Clemson Captures East Regional

By Golf Channel DigitalMay 18, 2003, 4:00 pm
Courtesy of clemsontigers.ocsn.com
 
College CentralAUBURN, Ala. -- Gregg Jones shot a season best 67 and D.J. Trahan added a 68 to lead Clemson to victory at the NCAA East Regional at the University Course at Auburn, Ala. Clemson finished with a team score of 839 for the three rounds, nine shots better than runner-up Georgia Tech. The 25-under score was the best in Clemson history for an NCAA Regional tournament.
 
It was the sixth NCAA East Regional title for the Tigers, all under Head Coach Larry Penley. Clemson has more regional championships than any other Division I school. Clemson and Georgia Tech were co-champions last year. The Tigers also won the East Regional in 1993, 1994, 1995 and 2000. It was the second major championship for the Tigers this spring, as Clemson also won the ACC Tournament in April. Clemson now has five tournament titles for the academic year, tying the record of five set by the 1986-87 team.
 
Clemson now will advance to the NCAA Championships at Karsten Creek in Stillwater, Okla., May 27-30. It will be Clemson's 22nd consecutive year in the national tournament, the second longest active streak in the nation behind Oklahoma State's streak of 58 consecutive appearances. Oklahoma State will be the host school for this year's championship.
 
In addition to Clemson and Georgia Tech, Florida (859), Tennessee (863), Duke (866), Wake Forest (868), Augusta State (873), South Carolina (873), Vanderbilt (875) and Auburn (877) also will advance from the East. North Carolina and NC State advanced from the Central Regional Tournament, giving the ACC six teams in the 30-team NCAA National Tournament field.
 
Jones finished tied for second at the East Regional, his best finish this year. He had rounds of 69-72-67 in shooting a season best 208 for the 54 holes. He was tied for second with William Ted Brown of Virginia Commonwealth, who was playing in the event as an individual. Troy Matteson of Georgia Tech won the individual title with a 201 score after a final round 66. Jones had a season high seven birdies and just two bogeys on the day. He birdied all four of the par-5 holes. His previous best score this year was a 69 and his previous best tournament was a 212.
 
Matt Hendrix shot an even-par 72 on Saturday and finished with a 209 score for the three days, good enough for fourth place. He had four birdies and four bogeys on Saturday after a 67 on Friday. It was the fourth time this year he finished in fourth place at a tournament.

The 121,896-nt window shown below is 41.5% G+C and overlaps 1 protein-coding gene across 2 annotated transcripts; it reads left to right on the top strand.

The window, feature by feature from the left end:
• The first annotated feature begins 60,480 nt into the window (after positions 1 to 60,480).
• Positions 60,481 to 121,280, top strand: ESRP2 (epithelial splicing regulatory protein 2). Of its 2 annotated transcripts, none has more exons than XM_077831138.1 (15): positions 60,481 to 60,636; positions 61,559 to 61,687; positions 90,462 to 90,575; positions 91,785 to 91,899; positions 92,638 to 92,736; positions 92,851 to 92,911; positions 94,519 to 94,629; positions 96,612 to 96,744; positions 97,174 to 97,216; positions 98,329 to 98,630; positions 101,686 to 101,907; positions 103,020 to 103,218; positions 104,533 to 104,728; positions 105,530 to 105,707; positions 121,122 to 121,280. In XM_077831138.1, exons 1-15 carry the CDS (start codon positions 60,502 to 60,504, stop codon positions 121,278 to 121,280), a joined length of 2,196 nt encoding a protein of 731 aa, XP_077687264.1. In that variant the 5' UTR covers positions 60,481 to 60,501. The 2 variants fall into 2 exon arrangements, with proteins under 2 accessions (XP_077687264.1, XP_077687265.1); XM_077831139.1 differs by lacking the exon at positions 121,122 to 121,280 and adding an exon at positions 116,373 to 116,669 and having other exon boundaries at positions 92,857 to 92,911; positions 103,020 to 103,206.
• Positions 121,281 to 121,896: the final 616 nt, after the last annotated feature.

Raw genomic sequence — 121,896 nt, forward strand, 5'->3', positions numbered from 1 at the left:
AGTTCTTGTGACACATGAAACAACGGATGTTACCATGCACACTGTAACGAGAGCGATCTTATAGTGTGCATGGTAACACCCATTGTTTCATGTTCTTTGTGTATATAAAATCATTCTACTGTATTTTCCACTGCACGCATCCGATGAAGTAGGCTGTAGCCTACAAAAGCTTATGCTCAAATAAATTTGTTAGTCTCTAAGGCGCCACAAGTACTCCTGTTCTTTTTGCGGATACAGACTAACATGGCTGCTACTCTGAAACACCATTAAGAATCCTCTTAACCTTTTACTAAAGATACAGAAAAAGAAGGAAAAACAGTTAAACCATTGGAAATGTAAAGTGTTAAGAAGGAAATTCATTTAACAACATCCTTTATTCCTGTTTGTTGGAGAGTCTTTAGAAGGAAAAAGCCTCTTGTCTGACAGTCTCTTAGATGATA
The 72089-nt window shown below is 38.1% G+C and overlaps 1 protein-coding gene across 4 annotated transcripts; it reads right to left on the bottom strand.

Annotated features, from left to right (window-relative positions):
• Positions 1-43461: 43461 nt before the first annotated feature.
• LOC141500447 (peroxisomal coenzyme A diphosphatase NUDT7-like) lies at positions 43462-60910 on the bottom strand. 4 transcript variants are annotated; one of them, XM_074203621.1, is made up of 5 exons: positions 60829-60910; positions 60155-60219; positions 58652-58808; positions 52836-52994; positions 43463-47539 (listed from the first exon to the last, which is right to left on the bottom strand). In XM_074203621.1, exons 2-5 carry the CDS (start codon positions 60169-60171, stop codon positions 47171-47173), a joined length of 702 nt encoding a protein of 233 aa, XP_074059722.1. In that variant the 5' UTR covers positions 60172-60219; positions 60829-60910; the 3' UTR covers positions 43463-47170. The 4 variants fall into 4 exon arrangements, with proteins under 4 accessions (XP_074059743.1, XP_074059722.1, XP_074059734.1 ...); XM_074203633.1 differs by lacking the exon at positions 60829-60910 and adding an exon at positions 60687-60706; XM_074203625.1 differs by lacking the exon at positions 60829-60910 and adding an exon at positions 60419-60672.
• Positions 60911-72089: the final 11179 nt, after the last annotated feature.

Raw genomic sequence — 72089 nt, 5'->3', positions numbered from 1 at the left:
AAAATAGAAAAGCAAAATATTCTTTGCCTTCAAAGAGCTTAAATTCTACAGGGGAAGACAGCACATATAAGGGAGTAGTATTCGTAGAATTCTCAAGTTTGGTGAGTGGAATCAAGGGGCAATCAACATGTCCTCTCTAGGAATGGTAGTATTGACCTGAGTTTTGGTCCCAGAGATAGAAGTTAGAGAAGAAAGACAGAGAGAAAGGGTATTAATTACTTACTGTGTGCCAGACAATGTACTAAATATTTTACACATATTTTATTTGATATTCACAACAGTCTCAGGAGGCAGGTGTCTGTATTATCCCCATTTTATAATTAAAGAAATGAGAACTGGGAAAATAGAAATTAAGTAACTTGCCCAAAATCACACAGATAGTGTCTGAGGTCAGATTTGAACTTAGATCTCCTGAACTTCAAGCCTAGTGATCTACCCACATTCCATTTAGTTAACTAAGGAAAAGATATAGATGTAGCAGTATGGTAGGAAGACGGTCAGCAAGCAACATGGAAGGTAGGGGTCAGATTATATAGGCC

Trahan entered the tournament ranked number-one in the nation in final round scoring average with a 69.2 figure. He did not hurt that figure as he fired a 68 in the final round of the regional. He had six birdies and two bogeys. He had birdies on the sixth, seventh and eighth holes to get Clemson off to a fast start. He finished the event tied for seventh place with a 210 score. Ironically, that was his exact same total last year when he won the regional championship at Settindown Creek outside Atlanta.
 
Jack Ferguson had another under-par round with a 70. The sophomore had five birdies, but a double bogey on the eighth hole hurt his chances at scoring in the 60s for the 11th time this year. Still, he finished 16th with his 212 score, the sixth straight tournament he has finished under par.
 
Senior Ben Duncan improved his score by two shots for the second straight day and finished with a 73. He had a 225 total for the three rounds.
 
Penley was pleased with his team's performance, the 53rd victory of his Clemson head coaching career. 'The key to us winning this tournament was our performance in the second round. (The Tigers shot a 277 on Friday, eight shots better than any other team.). When we did that on Friday, it took the pressure off of making the cut. I don't care what anyone says, you are always thinking about making that cut.
 
'But were 20 shots clear of the cut entering today, so the guys played without pressure. We played well over the last two rounds, I am proud of them. We got off to a great start today. We were 11 under on the front nine at one point.'
 
Jones, a second-team All-American last year, gave credit to Penley for his performance over the three days. Penley walked the entire 54 holes with Jones, who had averaged 74.2 over his last six rounds entering the event. 'The coaches were not able to use carts at this event, so coach really couldn't move around a lot to see all the players. He stayed with me at Duke my freshman year and it helped. It certainly made a different this weekend. He settles me down when something goes wrong. It was my best performance of the spring.'
 
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Perez skips Torrey, 'upset' with Ryder Cup standings

By Will GrayJanuary 24, 2018, 2:19 am

Pat Perez is unhappy about his standing on the U.S. Ryder Cup points list, and his situation won't improve this week.

Perez won the CIMB Classic during the fall portion of this season, and he followed that with a T-5 finish at the inaugural CJ Cup. But he didn't receive any Ryder Cup points for either result because of a rule enacted by the American task force prior to the 2014 Ryder Cup which only awards points during the calendar year of the biennial matches as well as select events like majors and WGCs during the prior year.